Judging by the pros’ enthusiasm, the uninitiated might have thought that the big Bassmaster Classic tournament already had started that day.

“It was great,” Iaconelli said. “That was one of those deals where you wished there were television cameras out there. The deal with this mini-tournament really proves how passionate and hard core we are about fishing. We were going through sticker bushes; nothing’s too hard core for us when it comes to fishing.”

CHAPMAN’S NEW RIDE. CITGO Bassmaster Elite Series pro Brent Chapman began sporting a new ride in the Santee Cooper Showdown presented by MotorGuide in South Carolina — a Triton boat powered by a Mercury outboard.

“I’m very happy to join Triton and Mercury,” the Kansas pro said. “It’s a great opportunity, and I’m really looking forward to a long relationship with them.

“It was a little unexpected; not really how you want to start out the year (switching boats during the season). But it’s all worked out great. Triton and Mercury have been great to work with.”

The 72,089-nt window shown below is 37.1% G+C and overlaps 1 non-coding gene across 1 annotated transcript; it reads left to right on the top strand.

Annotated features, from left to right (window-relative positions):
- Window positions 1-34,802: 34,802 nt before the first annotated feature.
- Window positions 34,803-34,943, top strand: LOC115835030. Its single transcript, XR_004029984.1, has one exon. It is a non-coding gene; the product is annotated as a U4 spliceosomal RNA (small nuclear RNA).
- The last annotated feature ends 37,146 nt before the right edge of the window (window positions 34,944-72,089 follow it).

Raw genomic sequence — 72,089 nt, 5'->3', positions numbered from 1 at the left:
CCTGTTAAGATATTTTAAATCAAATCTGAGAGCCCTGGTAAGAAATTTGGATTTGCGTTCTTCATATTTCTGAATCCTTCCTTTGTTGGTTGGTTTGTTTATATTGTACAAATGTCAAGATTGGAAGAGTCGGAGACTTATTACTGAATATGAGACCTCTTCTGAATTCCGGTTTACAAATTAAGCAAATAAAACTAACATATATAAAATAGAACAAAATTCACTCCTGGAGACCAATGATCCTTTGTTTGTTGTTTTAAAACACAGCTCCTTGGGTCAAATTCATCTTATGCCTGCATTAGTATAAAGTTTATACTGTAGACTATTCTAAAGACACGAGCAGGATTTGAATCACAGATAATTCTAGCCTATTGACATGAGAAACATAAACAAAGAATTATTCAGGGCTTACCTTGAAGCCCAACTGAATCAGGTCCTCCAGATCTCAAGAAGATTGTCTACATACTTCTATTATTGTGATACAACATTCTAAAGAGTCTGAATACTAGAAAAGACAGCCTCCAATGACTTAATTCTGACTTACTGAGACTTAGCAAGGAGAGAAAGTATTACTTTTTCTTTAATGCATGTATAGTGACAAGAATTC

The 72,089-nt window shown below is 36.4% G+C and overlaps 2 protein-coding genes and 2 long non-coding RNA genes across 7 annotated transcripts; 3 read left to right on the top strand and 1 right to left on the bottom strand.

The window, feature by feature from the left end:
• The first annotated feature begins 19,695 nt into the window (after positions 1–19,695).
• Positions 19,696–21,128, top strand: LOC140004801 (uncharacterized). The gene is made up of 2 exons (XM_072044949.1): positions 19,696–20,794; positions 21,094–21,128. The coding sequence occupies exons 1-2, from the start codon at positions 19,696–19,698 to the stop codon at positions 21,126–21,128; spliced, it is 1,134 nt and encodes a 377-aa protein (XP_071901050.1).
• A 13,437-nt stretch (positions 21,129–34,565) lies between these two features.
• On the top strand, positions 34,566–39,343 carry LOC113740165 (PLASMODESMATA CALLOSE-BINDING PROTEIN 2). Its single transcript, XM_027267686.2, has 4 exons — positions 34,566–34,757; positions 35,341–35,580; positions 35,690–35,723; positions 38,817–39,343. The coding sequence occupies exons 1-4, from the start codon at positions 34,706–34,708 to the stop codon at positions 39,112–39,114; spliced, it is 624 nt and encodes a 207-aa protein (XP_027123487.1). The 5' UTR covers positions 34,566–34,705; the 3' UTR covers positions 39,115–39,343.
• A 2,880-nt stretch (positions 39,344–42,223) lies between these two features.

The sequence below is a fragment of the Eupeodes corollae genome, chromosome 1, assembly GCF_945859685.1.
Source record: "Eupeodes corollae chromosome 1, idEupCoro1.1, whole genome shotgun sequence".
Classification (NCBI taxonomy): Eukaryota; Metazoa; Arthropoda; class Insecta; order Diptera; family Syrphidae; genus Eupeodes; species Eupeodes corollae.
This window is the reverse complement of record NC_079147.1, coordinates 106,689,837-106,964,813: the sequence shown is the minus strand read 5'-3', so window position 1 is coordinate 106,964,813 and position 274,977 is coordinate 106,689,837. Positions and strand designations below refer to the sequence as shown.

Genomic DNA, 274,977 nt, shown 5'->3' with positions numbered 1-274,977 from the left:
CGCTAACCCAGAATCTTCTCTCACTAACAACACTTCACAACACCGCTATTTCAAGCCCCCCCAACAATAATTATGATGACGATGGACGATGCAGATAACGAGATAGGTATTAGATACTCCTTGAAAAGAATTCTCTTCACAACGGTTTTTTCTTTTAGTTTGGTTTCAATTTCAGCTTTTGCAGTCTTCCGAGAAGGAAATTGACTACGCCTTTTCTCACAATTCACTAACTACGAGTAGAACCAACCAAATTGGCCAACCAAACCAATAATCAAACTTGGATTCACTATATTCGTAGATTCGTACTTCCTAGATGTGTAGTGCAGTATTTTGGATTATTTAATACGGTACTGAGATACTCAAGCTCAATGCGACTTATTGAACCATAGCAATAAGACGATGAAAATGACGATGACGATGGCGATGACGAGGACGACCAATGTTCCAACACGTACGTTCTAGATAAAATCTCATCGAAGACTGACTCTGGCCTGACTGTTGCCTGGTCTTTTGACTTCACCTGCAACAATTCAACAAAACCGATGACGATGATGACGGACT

Chapman’s Triton is wrapped with a scheme promoting GE Silicone II, part of the company’s line of caulks, sealants and adhesives.

SUPER ANGLER. The significance of setting two of the most important marks in the BASS record book in the first few months of the 2006 season isn’t lost on Preston Clark’s title sponsor — Beef O’Brady’s restaurant chain.

After his heroics in the recent Bassmaster Elite Series event on Santee Cooper Reservoir, during which he set the new standard for a four-day tournament tally, the Florida pro received an exuberant phone message from the company’s marketing director, Ken Hall, who anointed him “the world’s best fisherman.” WEIRDEST CATCH. Bassmaster Elite Series pro Bink Desaro scratches his head when asked to name the strangest item he has ever reeled in.

“Shucks, I’ve never caught much of anything too crazy,” the Idaho angler said. “I caught a boot once on a Rat-L-Trap. You drum up all kinds of stuff off the bottom with a Trap. Even rocks.” DID YOU KNOW? Michigan’s Art Ferguson III is the only angler to qualify for the CITGO Bassmaster Classic two or more times from both the BASS Federation Nation (1990 and 1999) and the pro ranks (2000 and 2004).